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In the crosshairs of conscience: John Kitzhaber's death penalty reckoning

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To cope with his dread, John Kitzhaber opened his leather-bound journal and began to write.
It was a little past 9 on the morning of Nov. 22, 2011. Gary Haugen had dropped his appeals. A Marion County judge had signed the murderer's death warrant, leaving Kitzhaber, a former emergency room doctor, to decide Haugen's fate. The 49-year-old would soon die by lethal injection if the governor didn't intervene.
Kitzhaber was exhausted, having been unable to sleep the night before, but he needed to call the families of Haugen's victims.
"I know my decision will delay the closure they need and deserve," he wrote.
The son of University of Oregon English professors, Kitzhaber began writing each day in his journal in the early 1970s. The practice helped him organize his thoughts and, on that particular morning, gather his courage.
Kitzhaber first dialed the widow of David Polin, an inmate Haugen beat and stabbed to death in 2003 while already serving a life sentence fo…

2 years on from mass execution, Saudi repression continues under new Crown Prince

Mohammed bin Salman
Two years since the Saudi authorities carried out a mass execution of 47 people, human rights organization Reprieve has warned of fresh repression in the Kingdom under the new Saudi Crown Prince, Mohammed bin Salman.

On 2nd January 2016, Saudi Arabia executed 47 people in one day. 

Among them were several political protesters and juveniles. 

Research by Reprieve has shown that in 2017, several smaller mass executions were carried out in the Kingdom, with 141 people executed overall. 

Some 70% of the year's executions were carried out after Mohammed bin Salman took power in June.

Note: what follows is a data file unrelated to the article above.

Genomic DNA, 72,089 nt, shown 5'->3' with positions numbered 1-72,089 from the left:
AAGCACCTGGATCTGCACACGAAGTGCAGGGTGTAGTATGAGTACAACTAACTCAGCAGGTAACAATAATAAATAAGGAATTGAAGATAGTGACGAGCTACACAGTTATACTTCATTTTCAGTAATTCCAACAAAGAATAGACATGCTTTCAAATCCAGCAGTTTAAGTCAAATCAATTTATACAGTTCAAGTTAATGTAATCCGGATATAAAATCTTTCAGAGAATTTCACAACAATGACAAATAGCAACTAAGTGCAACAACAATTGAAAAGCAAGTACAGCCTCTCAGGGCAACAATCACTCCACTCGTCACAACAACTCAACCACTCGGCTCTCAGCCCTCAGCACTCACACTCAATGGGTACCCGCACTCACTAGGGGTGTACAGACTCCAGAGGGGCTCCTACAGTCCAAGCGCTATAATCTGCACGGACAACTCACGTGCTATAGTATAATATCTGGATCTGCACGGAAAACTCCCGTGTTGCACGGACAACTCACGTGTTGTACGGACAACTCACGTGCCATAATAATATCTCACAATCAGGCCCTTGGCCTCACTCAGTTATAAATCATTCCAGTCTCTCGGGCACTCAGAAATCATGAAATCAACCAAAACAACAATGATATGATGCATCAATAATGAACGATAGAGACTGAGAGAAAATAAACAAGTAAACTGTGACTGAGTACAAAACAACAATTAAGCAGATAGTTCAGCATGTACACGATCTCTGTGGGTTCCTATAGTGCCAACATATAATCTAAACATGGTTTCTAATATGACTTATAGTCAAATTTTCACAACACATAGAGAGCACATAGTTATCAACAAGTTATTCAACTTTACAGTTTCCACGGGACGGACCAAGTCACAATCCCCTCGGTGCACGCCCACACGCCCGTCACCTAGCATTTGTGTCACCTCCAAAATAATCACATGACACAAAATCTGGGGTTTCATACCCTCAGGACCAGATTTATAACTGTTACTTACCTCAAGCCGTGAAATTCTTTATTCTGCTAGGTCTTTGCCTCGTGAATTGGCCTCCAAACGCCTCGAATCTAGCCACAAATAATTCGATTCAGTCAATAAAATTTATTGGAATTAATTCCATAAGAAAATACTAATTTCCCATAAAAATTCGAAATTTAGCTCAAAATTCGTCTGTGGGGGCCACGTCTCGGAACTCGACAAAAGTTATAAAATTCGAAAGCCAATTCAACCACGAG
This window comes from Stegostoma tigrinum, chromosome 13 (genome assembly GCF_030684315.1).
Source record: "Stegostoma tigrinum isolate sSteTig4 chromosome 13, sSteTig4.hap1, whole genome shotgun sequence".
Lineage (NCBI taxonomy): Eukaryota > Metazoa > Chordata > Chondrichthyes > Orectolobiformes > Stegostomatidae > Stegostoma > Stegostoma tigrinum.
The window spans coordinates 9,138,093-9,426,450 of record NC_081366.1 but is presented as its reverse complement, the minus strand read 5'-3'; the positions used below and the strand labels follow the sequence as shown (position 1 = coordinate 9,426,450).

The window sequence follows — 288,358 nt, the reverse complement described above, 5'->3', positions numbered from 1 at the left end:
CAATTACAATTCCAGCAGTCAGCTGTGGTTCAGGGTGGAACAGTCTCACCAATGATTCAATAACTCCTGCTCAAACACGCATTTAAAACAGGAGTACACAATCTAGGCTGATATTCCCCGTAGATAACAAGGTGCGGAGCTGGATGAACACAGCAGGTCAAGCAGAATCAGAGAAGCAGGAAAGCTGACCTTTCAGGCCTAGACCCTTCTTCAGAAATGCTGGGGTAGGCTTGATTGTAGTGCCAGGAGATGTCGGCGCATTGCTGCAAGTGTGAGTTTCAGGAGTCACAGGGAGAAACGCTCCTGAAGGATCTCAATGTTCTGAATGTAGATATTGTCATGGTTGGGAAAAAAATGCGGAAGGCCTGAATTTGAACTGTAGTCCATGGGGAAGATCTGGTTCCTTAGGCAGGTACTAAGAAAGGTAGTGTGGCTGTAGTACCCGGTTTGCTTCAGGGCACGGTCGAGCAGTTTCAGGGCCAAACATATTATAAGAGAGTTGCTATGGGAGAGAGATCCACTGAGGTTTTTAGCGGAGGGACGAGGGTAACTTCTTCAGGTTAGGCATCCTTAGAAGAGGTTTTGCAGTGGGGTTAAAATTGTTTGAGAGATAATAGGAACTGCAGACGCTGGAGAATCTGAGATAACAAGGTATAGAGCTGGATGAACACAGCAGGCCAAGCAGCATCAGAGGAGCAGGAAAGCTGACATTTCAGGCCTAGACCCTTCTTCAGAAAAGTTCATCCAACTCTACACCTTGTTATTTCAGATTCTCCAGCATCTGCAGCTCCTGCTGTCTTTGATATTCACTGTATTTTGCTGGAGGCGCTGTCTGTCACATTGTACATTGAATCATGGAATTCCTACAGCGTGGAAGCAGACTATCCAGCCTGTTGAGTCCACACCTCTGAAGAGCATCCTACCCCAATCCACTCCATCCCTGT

Reprieve has raised concerns for 14 political protesters who face imminent execution, after their death sentences were upheld in July 2017. 

The 14 were convicted on the basis of 'confessions' extracted through torture. Among them is a disabled man, Munir al-Adam, and a juvenile, Mujtaba al-Sweikat. 

The new year will see Crown Prince Mohammed bin Salman being hosted in London by Prime Minister Theresa May.

Commenting, Maya Foa, Director of Reprieve, said:

“Two years on from a mass execution that saw political protesters – including children – killed, the government of Saudi Arabia shows no interest in halting a brutal wave of repression. Hundreds of people have been executed in the last two years, and now several young protesters face imminent execution on Mohammed bin Salman’s watch. The international community – including Theresa May, who is soon to host the new Crown Prince – must hold him to his promises of ‘reform’ by demanding a halt to all executions immediately.” 

Source: Reprieve, January 2, 2018


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